Every time I check it seems like Indian food is only growing in popularity! Those that have tried it are hooked by its exotic and intricate flavors and those that haven't are eager to sample them. The question uppermost in the minds of most first-timers is "What shall I order when I get to the restaurant?". This is only natural since names are unfamiliar and you can end up ordering too much or getting stuff that is simply more than you bargained for! People are also keen to know how they can tell a good restaurant from a bad one, how spicy should they order their food, what those seemingly elaborate names mean and what goes with what.
Let's begin with some tips on spotting a good Indian restaurant:
Is the price right?
Indian food cooked like it should be, is a labor of love. This is not to say that every dish is work-intensive, but there are few I have come across that can just "be thrown together". The saying, "you get what you pay for" is definitely true in relation to food and eating out (with any cuisine), so don't be put off by prices that are on the higher side. Most of the time they mean you can be sure you are getting fresher ingredients and your food is made with quality produce. It is traditionally done that way, so a good Indian restaurant will make its gravies, pastes and masalas from scratch and with fresh ingredients. This is simply because the end result (when prepared this way) tastes much better!
The delicate balance of spices
There is a common misconception that all Indian food is drowned in spices and every dish contains at least 8-10 of them. This is not true! Thousands of delicious Indian dishes are subtly flavored with just one or two key spices that are meant to enhance the main ingredient. Some fine (and very popular) examples are Baingan Ka Bharta, Baigun Bhaja, Lehsuni Daal, Upma....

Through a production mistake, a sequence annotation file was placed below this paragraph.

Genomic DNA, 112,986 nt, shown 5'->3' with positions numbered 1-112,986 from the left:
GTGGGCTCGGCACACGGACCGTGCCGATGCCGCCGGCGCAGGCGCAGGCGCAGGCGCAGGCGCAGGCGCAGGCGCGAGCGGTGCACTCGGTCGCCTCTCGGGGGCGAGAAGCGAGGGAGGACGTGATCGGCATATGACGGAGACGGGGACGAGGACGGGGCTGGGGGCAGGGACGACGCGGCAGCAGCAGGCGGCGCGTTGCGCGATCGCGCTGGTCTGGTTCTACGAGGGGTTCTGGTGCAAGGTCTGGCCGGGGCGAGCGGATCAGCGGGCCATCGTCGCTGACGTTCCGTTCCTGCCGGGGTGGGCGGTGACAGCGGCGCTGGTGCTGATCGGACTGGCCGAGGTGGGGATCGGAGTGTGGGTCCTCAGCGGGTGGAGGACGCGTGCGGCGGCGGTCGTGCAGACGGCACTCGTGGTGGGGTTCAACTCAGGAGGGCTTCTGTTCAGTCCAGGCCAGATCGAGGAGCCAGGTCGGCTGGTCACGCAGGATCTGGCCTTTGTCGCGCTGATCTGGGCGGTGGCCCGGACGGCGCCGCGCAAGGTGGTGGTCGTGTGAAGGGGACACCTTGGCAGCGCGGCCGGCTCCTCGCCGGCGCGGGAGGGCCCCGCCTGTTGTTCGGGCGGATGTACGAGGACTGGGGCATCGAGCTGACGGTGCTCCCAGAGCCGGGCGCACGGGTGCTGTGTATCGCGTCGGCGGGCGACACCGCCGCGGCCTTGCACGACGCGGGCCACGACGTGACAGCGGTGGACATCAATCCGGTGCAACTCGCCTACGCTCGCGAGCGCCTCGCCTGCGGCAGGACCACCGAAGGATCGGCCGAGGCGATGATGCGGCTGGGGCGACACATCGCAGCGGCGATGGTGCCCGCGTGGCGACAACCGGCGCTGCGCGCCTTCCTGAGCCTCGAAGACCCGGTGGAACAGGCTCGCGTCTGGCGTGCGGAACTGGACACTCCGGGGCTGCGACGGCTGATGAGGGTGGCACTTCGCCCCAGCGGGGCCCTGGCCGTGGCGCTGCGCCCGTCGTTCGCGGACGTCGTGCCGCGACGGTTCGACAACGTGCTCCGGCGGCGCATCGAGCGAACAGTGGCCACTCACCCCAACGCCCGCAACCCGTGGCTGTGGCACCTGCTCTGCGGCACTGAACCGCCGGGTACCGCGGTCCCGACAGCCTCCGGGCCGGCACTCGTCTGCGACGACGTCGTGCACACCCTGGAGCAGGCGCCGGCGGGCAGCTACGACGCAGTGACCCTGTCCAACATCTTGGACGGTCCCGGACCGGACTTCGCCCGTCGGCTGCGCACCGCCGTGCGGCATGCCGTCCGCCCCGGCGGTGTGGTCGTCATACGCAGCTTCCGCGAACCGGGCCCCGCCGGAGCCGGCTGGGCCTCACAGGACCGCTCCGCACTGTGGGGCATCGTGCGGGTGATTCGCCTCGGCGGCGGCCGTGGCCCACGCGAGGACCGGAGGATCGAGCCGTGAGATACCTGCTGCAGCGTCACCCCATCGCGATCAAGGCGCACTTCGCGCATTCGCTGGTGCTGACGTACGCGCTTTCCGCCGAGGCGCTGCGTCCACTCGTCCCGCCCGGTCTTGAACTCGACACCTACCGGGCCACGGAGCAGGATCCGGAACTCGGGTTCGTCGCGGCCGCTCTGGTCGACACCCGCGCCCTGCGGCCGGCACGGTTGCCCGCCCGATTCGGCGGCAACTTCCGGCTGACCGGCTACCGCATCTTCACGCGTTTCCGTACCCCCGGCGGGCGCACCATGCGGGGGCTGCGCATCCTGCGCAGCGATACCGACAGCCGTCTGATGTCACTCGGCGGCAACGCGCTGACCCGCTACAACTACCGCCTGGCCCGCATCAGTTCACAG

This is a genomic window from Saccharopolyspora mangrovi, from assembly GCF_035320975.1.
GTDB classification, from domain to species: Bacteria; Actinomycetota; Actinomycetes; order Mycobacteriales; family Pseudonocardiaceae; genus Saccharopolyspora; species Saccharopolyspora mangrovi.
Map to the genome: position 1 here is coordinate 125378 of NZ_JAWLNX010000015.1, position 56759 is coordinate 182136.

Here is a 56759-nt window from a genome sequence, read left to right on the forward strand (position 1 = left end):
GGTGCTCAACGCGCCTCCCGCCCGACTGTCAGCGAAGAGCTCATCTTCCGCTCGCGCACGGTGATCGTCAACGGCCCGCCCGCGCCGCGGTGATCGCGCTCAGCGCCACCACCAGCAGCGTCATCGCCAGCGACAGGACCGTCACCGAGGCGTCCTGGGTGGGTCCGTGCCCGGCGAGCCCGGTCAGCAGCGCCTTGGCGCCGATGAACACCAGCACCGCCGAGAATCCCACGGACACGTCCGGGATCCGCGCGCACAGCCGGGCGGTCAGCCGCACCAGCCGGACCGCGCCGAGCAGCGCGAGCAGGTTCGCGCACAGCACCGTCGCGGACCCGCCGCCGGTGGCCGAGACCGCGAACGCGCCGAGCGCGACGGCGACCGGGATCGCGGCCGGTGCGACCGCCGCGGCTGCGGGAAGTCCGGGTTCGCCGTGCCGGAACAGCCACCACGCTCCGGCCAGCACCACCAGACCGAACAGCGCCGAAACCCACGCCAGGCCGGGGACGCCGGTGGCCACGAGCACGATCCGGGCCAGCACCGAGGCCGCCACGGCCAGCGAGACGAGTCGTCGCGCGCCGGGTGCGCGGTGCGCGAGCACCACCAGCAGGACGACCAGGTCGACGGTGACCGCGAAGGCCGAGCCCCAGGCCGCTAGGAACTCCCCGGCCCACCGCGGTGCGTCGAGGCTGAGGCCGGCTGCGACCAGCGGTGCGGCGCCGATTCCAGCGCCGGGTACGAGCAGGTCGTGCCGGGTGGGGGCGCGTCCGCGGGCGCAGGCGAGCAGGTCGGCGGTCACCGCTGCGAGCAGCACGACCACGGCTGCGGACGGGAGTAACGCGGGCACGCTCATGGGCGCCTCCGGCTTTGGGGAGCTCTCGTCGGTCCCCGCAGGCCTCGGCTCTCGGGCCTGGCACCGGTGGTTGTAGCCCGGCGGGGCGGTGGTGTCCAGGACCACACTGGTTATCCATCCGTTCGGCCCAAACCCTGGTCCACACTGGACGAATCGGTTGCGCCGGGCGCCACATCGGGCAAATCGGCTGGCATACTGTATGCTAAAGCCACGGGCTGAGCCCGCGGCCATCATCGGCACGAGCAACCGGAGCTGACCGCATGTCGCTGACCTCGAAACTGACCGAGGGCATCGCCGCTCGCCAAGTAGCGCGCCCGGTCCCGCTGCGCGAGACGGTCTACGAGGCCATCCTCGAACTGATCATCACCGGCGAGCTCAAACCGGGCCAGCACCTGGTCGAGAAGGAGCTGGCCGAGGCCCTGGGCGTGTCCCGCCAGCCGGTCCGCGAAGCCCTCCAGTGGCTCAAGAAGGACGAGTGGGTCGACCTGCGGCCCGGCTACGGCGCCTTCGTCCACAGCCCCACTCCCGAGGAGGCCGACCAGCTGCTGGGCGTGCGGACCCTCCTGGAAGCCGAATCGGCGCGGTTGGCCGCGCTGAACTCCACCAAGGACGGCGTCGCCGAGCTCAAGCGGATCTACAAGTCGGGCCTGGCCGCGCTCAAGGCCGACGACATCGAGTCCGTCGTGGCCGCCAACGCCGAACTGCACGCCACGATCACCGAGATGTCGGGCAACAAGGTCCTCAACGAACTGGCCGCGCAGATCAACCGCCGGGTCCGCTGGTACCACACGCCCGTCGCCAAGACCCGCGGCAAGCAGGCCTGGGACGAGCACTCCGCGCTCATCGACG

Curry, curry and some more curry?
Another misconception about Indian food is that it all tastes the same and every dish is cooked with the magic "curry powder"! This couldn't be further from the truth! In North India chillies, saffron, milk, yoghurt, cottage cheese and ghee (clarified butter) are hot favorites while in the South, folks love pepper, tamarind and coconut and will often even cook in coconut oil. Those in the East love all things mustard and fish while the extremely cosmopolitan West Indians have so adopted western ingredients that their style can quite easily be called fusion.
The all-important "curry powder" is just one of a plethora of spices used artfully in Indian cooking! It is a mix of spices collectively known as Garam Masala and is added to dishes along with other spices to enhance their flavor and aroma. While the basic ingredients used are the same, each household has its own proportions so that the end result will often differ from home to home. This is the same with restaurants. A good one will make its own spice mixes so Butter Chicken at one restaurant may taste different from that at another but the quality will always be good and the flavors distinct.
What's in a name?
Be careful of so called "Indian restaurants" where most of the gravied dishes have seriously exotic names but taste the same! The gravies probably came out of a bottle or tin!
Getting a helping hand
If you're a real newbie (or even an experienced hand) you will truly appreciate the value of a restaurant with staff that is friendly and eager to explain what the names mean and suggest combinations to suit your palate. This will ensure you are not walking in the dark and that you get the meal you wanted. I have often been to places that expect you to know or have staff that haven't a clue about the food they are serving you!